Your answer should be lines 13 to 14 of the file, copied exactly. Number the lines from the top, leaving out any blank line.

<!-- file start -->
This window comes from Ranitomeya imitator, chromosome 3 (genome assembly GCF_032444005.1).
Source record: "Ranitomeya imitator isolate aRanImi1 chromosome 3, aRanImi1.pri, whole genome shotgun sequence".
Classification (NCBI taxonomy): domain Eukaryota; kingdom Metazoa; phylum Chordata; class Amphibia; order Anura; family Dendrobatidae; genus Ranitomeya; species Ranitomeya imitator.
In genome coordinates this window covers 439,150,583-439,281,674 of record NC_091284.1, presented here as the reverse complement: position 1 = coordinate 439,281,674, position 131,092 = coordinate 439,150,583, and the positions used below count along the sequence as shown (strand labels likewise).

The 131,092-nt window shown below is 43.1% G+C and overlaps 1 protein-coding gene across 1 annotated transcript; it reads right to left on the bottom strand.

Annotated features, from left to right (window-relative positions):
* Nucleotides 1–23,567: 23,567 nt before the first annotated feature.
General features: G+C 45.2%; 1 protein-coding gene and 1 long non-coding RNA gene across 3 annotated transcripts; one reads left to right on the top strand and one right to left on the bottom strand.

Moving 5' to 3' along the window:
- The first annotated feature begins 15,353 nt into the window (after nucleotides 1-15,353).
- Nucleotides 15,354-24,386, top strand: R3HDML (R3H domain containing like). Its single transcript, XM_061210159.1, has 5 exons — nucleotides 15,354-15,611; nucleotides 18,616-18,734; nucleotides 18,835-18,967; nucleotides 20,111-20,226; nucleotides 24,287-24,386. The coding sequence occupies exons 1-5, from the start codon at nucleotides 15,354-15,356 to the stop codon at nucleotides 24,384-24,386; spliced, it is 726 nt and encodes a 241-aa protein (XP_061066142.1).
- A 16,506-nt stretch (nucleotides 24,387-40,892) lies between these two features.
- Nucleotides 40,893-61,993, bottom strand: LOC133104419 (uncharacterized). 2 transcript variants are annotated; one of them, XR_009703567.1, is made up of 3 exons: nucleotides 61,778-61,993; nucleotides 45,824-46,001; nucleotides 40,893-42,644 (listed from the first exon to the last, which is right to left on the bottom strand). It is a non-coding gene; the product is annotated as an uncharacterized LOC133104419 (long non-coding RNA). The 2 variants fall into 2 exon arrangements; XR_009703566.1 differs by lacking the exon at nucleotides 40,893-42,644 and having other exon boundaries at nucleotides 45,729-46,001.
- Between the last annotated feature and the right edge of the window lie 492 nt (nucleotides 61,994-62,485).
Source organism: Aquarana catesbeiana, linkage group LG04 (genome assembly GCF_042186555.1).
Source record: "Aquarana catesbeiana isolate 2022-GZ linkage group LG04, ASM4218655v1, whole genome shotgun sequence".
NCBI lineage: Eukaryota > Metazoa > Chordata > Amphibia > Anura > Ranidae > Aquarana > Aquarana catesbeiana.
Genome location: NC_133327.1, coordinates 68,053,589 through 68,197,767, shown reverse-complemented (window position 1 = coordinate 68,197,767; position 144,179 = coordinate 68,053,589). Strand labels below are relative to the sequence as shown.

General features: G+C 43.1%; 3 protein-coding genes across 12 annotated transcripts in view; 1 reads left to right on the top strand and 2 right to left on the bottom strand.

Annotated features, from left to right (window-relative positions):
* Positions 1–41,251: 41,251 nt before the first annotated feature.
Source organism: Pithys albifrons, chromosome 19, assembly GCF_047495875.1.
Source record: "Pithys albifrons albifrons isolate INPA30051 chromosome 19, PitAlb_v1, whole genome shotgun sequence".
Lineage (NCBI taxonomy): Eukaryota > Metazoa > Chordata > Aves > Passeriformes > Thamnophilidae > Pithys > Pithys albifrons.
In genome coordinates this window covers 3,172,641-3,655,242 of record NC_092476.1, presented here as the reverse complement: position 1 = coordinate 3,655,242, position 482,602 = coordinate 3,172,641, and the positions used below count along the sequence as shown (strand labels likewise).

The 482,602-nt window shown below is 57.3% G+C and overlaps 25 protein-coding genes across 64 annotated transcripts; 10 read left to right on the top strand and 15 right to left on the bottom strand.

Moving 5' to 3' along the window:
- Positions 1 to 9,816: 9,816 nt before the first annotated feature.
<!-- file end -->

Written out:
- Nucleotides 40,893-61,993, bottom strand: LOC133104419 (uncharacterized). 2 transcript variants are annotated; one of them, XR_009703567.1, is made up of 3 exons: nucleotides 61,778-61,993; nucleotides 45,824-46,001; nucleotides 40,893-42,644 (listed from the first exon to the last, which is right to left on the bottom strand). It is a non-coding gene; the product is annotated as an uncharacterized LOC133104419 (long non-coding RNA). The 2 variants fall into 2 exon arrangements; XR_009703566.1 differs by lacking the exon at nucleotides 40,893-42,644 and having other exon boundaries at nucleotides 45,729-46,001.
- Between the last annotated feature and the right edge of the window lie 492 nt (nucleotides 61,994-62,485).